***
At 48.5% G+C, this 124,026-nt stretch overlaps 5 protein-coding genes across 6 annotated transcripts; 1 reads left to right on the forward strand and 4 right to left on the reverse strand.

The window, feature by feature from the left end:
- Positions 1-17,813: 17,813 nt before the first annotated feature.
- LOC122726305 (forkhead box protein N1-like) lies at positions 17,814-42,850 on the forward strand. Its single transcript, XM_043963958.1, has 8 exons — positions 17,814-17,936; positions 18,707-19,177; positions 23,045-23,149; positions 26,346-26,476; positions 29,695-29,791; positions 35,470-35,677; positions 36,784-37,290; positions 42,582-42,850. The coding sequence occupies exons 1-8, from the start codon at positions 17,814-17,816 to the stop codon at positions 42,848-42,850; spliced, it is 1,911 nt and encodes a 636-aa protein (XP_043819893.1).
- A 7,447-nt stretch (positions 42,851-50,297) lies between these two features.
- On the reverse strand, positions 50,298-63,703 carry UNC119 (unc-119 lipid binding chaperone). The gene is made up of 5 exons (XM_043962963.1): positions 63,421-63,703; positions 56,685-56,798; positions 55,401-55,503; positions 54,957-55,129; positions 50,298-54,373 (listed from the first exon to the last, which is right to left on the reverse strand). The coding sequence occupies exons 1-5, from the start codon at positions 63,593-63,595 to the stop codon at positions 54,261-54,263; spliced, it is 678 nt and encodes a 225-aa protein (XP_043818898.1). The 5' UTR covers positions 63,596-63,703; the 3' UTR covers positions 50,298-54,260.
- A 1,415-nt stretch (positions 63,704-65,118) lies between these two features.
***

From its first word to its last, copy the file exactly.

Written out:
At 48.5% G+C, this 124,026-nt stretch overlaps 5 protein-coding genes across 6 annotated transcripts; 1 reads left to right on the forward strand and 4 right to left on the reverse strand.

The window, feature by feature from the left end:
- Positions 1-17,813: 17,813 nt before the first annotated feature.
- LOC122726305 (forkhead box protein N1-like) lies at positions 17,814-42,850 on the forward strand. Its single transcript, XM_043963958.1, has 8 exons — positions 17,814-17,936; positions 18,707-19,177; positions 23,045-23,149; positions 26,346-26,476; positions 29,695-29,791; positions 35,470-35,677; positions 36,784-37,290; positions 42,582-42,850. The coding sequence occupies exons 1-8, from the start codon at positions 17,814-17,816 to the stop codon at positions 42,848-42,850; spliced, it is 1,911 nt and encodes a 636-aa protein (XP_043819893.1).
- A 7,447-nt stretch (positions 42,851-50,297) lies between these two features.
- On the reverse strand, positions 50,298-63,703 carry UNC119 (unc-119 lipid binding chaperone). The gene is made up of 5 exons (XM_043962963.1): positions 63,421-63,703; positions 56,685-56,798; positions 55,401-55,503; positions 54,957-55,129; positions 50,298-54,373 (listed from the first exon to the last, which is right to left on the reverse strand). The coding sequence occupies exons 1-5, from the start codon at positions 63,593-63,595 to the stop codon at positions 54,261-54,263; spliced, it is 678 nt and encodes a 225-aa protein (XP_043818898.1). The 5' UTR covers positions 63,596-63,703; the 3' UTR covers positions 50,298-54,260.
- A 1,415-nt stretch (positions 63,704-65,118) lies between these two features.